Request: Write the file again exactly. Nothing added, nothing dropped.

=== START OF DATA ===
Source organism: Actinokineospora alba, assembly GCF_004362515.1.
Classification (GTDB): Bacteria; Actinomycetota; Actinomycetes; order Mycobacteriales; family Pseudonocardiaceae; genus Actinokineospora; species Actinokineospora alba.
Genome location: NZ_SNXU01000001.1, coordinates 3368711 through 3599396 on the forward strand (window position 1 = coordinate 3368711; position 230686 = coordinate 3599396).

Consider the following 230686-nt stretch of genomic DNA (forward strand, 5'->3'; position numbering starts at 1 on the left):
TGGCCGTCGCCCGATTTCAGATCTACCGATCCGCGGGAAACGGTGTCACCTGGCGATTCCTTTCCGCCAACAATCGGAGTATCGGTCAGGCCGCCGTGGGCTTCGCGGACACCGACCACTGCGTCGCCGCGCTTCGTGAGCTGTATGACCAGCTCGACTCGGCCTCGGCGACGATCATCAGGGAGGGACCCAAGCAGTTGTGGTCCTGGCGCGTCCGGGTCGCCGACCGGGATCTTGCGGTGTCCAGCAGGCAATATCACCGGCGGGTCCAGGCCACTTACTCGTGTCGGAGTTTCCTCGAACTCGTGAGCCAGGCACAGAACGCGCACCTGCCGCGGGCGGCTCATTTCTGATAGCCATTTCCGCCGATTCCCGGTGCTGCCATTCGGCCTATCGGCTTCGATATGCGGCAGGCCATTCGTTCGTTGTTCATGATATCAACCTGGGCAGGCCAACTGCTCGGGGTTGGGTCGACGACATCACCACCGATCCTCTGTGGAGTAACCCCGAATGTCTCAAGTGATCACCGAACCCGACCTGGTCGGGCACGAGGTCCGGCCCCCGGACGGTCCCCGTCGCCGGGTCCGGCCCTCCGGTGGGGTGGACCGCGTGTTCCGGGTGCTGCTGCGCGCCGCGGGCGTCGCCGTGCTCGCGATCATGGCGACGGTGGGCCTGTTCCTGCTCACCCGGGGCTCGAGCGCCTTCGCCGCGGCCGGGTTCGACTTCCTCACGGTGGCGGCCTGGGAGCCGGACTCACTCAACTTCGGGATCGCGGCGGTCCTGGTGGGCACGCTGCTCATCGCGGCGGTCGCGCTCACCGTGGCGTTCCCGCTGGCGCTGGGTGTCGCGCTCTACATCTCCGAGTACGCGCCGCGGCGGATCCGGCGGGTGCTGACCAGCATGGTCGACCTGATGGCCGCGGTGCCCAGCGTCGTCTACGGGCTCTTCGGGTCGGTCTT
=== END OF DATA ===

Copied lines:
Source organism: Actinokineospora alba, assembly GCF_004362515.1.
Classification (GTDB): Bacteria; Actinomycetota; Actinomycetes; order Mycobacteriales; family Pseudonocardiaceae; genus Actinokineospora; species Actinokineospora alba.
Genome location: NZ_SNXU01000001.1, coordinates 3368711 through 3599396 on the forward strand (window position 1 = coordinate 3368711; position 230686 = coordinate 3599396).

Consider the following 230686-nt stretch of genomic DNA (forward strand, 5'->3'; position numbering starts at 1 on the left):
TGGCCGTCGCCCGATTTCAGATCTACCGATCCGCGGGAAACGGTGTCACCTGGCGATTCCTTTCCGCCAACAATCGGAGTATCGGTCAGGCCGCCGTGGGCTTCGCGGACACCGACCACTGCGTCGCCGCGCTTCGTGAGCTGTATGACCAGCTCGACTCGGCCTCGGCGACGATCATCAGGGAGGGACCCAAGCAGTTGTGGTCCTGGCGCGTCCGGGTCGCCGACCGGGATCTTGCGGTGTCCAGCAGGCAATATCACCGGCGGGTCCAGGCCACTTACTCGTGTCGGAGTTTCCTCGAACTCGTGAGCCAGGCACAGAACGCGCACCTGCCGCGGGCGGCTCATTTCTGATAGCCATTTCCGCCGATTCCCGGTGCTGCCATTCGGCCTATCGGCTTCGATATGCGGCAGGCCATTCGTTCGTTGTTCATGATATCAACCTGGGCAGGCCAACTGCTCGGGGTTGGGTCGACGACATCACCACCGATCCTCTGTGGAGTAACCCCGAATGTCTCAAGTGATCACCGAACCCGACCTGGTCGGGCACGAGGTCCGGCCCCCGGACGGTCCCCGTCGCCGGGTCCGGCCCTCCGGTGGGGTGGACCGCGTGTTCCGGGTGCTGCTGCGCGCCGCGGGCGTCGCCGTGCTCGCGATCATGGCGACGGTGGGCCTGTTCCTGCTCACCCGGGGCTCGAGCGCCTTCGCCGCGGCCGGGTTCGACTTCCTCACGGTGGCGGCCTGGGAGCCGGACTCACTCAACTTCGGGATCGCGGCGGTCCTGGTGGGCACGCTGCTCATCGCGGCGGTCGCGCTCACCGTGGCGTTCCCGCTGGCGCTGGGTGTCGCGCTCTACATCTCCGAGTACGCGCCGCGGCGGATCCGGCGGGTGCTGACCAGCATGGTCGACCTGATGGCCGCGGTGCCCAGCGTCGTCTACGGGCTCTTCGGGTCGGTCTT